We’ve seen a rise in the number of expensive Bluetooth headphones over the last year or so. You now have no shortage of well-cushioned, black leather and brushed metallic luxury options to choose from. That makes it a little harder for a solid-but-expensive pair like the AKG K845 BT to stand out. At $299.95 (direct), it’s got a healthy $50 bump in price over much of the similar competition, and it comes with few accessories. Still, it gets the important things right. You can use the K845 BT with a removable audio cable to save battery life when you don’t need a Bluetooth connection, it’s very comfortable, and most importantly, it delivers powerful, clean audio that will appeal to fans of natural bass response.
The K845 BT is another beautifully designed headphone pair from AKG, available in black or white versions. With a focus on functionality, materials, and a uniformity of color, the K845 looks sleek and professional. Ample padding on the circumaural (on-ear) earcups and on the underside of the headband create a comfortable fit, while swiveling hinges and a headband with precise click-stop numbered points allow for a secure, balanced positioning on the head. The hinges also allow the headphones to fold down flat for easier storage, though surprisingly no carrying case or pouch is included.
The cloth grille covers on the insides of the earcups are labeled with a huge L or R for left and right ears, with the left ear cup housing the micro USB connection point for the included charging cable. There’s no dedicated USB wall charger included, which is a strange omission considering the high price. The right ear houses the 3.5mm connection for the included audio cable, along with a Play/Pause button, Volume controls (which work independently of the volume on your device), and a Bluetooth pairing button. The Play button is also used to answer or end calls, but the volume controls don’t double as track navigation buttons; you can only skip tracks on your source device.
The pairing process with an iPhone 5s was quick and simple. AKG estimates the K845′s battery life at roughly 8 hours, but this will depend on your usage—specifically, how loud you play your audio. It takes about 3 hours to fully charge a dead battery. When the 3.5mm audio cable is plugged in, the battery is disabled and you listen passively. It’s a feature that should be standard in Bluetooth headphones that offer wired playback, but often isn’t. The difference in quality between wired and wireless playback is barely noticeable, though the wired signal is a bit louder.
On tracks with serious sub-bass content like the Knife’s “Silent Shout,” the K845 BT doesn’t distort even at top volumes, and still delivers a thunderous low-end response. The high frequencies are well-represented here too, however, so the balance doesn’t get too far off. This is a pair that will likely appeal more to lovers of natural, dynamic (but only slightly boosted) bass than those seeking a more booming headphone. These headphones also don’t get quite as loud as most competing models, which I find to be a positive. They get plenty loud for any person who wants to preserve their hearing; they just don’t venture into blisteringly loud territory, which is where low-frequency distortion often occurs.
On Bill Callahan’s “Drover,” the drumming that can sometimes sound too heavy and thunderous on bass-boosted pairs sounds powerful, but natural, through the K845 BT. The drums definitely get a little extra low-end oomph, but not so much that they overtake the mix. This is also because Callahan’s vocals and the guitar strumming receive healthy doses of crisp high-mid presence to help them carve out an edgy, prominent space in the mix.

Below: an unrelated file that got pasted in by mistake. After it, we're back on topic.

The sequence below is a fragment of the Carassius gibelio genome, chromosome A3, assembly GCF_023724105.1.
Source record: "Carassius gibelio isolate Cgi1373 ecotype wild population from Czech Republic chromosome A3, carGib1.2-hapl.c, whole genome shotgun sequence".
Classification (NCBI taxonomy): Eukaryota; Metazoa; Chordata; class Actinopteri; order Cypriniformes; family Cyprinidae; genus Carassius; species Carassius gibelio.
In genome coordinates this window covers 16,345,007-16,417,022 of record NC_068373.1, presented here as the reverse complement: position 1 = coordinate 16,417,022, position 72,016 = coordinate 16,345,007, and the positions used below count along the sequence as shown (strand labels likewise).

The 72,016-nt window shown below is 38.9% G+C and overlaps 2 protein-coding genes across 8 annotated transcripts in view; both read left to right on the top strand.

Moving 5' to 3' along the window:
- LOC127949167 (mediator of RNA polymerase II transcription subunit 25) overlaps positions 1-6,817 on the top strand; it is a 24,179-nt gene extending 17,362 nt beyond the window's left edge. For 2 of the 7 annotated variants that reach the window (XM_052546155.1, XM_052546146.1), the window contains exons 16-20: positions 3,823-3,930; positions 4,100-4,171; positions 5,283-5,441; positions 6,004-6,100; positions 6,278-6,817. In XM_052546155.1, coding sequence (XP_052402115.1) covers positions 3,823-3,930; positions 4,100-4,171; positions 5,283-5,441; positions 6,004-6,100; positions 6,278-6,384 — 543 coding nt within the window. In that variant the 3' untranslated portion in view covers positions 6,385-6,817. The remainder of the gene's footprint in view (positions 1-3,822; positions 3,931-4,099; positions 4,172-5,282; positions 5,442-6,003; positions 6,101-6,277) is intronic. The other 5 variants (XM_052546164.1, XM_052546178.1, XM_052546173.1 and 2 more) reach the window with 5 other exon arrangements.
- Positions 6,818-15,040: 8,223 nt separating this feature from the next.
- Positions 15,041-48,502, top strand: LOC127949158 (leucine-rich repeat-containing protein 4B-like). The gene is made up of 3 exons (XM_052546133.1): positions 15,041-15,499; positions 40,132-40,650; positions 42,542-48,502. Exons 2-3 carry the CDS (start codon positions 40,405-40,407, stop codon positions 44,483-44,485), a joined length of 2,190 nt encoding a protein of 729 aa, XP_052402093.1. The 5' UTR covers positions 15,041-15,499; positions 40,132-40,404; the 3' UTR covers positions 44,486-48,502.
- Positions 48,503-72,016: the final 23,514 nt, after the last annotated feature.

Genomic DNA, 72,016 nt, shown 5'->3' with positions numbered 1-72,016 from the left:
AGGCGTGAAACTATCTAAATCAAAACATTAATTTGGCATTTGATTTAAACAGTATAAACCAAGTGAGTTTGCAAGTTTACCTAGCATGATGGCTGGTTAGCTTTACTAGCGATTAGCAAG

On Jay-Z and Kanye West’s “No Church in the Wild,” the attack of the kick drum loop receives a nice crisp edge, which helps it slice through the mix, while its sustain receives a nice low-end push. The sub-bass synth hits that punctuate the beat are occasionally delivered with some extra push, but not nearly as much you hear in seriously bass-boosted pairs. So, while there’s a solid, powerful low-end presence, the balance here is still very much in favor of the high-mids and highs, which helps the vocals remain clear and in the forefront of this dense mix.
Classical tracks, like John Adams’ “The Chairman Dances,” definitely have a high-frequency focus through the K845 BT, but the lower register strings receive a subtle low-end boost that keeps things sounding full and rich. Overall, the sound signature on orchestral tracks sounds more natural than just about any other genre—the higher register strings and percussion retain the brightness and prominence, while the lower register strings receive the subtlest of boosting.
If you’re looking for an even bigger bass sound out of a Bluetooth headphone pair, the Scosche RH1060 brings gobs of low-end, but obviously you will sacrifice the overall balance of the mix. The Harman Kardon BT is also a heavy-bass pair, but it’s a tad less expensive than the K845 BT and it comes with a much better array of accessories. In more affordable territory, the Outdoor Technology DJ Slims is a budget Bluetooth pair that delivers reasonable audio, but don’t expect too much magic at that low price. For $300, the AKG K845 BT gets the most important things right: The audio performance is strong and clean, you can use it as a wired pair, and the battery shuts off automatically when you plug in the cable. Yes, there could be more accessories for such a high price, but the K845 BT doesn’t need too much in the way of extras to be an enticing option.
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